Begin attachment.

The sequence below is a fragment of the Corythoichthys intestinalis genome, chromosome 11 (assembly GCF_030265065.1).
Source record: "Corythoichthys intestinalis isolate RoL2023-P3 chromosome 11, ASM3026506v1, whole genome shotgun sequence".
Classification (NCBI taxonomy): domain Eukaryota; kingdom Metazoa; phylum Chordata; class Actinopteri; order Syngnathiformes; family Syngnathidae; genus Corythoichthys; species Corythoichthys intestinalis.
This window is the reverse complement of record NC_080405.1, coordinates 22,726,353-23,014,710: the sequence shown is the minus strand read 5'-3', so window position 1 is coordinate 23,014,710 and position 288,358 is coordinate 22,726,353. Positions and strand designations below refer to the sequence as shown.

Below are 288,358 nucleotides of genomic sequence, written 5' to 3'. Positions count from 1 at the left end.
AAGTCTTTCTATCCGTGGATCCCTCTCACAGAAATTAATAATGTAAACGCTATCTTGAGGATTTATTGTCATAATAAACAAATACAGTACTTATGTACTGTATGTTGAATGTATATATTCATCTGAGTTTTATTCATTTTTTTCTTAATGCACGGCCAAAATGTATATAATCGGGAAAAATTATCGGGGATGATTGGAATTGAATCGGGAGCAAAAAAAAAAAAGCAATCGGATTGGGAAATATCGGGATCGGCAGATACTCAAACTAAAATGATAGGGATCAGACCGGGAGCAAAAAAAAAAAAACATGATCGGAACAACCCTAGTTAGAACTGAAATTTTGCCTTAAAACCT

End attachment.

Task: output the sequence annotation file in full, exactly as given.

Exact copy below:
The sequence below is a fragment of the Corythoichthys intestinalis genome, chromosome 11 (assembly GCF_030265065.1).
Source record: "Corythoichthys intestinalis isolate RoL2023-P3 chromosome 11, ASM3026506v1, whole genome shotgun sequence".
Classification (NCBI taxonomy): domain Eukaryota; kingdom Metazoa; phylum Chordata; class Actinopteri; order Syngnathiformes; family Syngnathidae; genus Corythoichthys; species Corythoichthys intestinalis.
This window is the reverse complement of record NC_080405.1, coordinates 22,726,353-23,014,710: the sequence shown is the minus strand read 5'-3', so window position 1 is coordinate 23,014,710 and position 288,358 is coordinate 22,726,353. Positions and strand designations below refer to the sequence as shown.

Below are 288,358 nucleotides of genomic sequence, written 5' to 3'. Positions count from 1 at the left end.
AAGTCTTTCTATCCGTGGATCCCTCTCACAGAAATTAATAATGTAAACGCTATCTTGAGGATTTATTGTCATAATAAACAAATACAGTACTTATGTACTGTATGTTGAATGTATATATTCATCTGAGTTTTATTCATTTTTTTCTTAATGCACGGCCAAAATGTATATAATCGGGAAAAATTATCGGGGATGATTGGAATTGAATCGGGAGCAAAAAAAAAAAAGCAATCGGATTGGGAAATATCGGGATCGGCAGATACTCAAACTAAAATGATAGGGATCAGACCGGGAGCAAAAAAAAAAAAACATGATCGGAACAACCCTAGTTAGAACTGAAATTTTGCCTTAAAACCT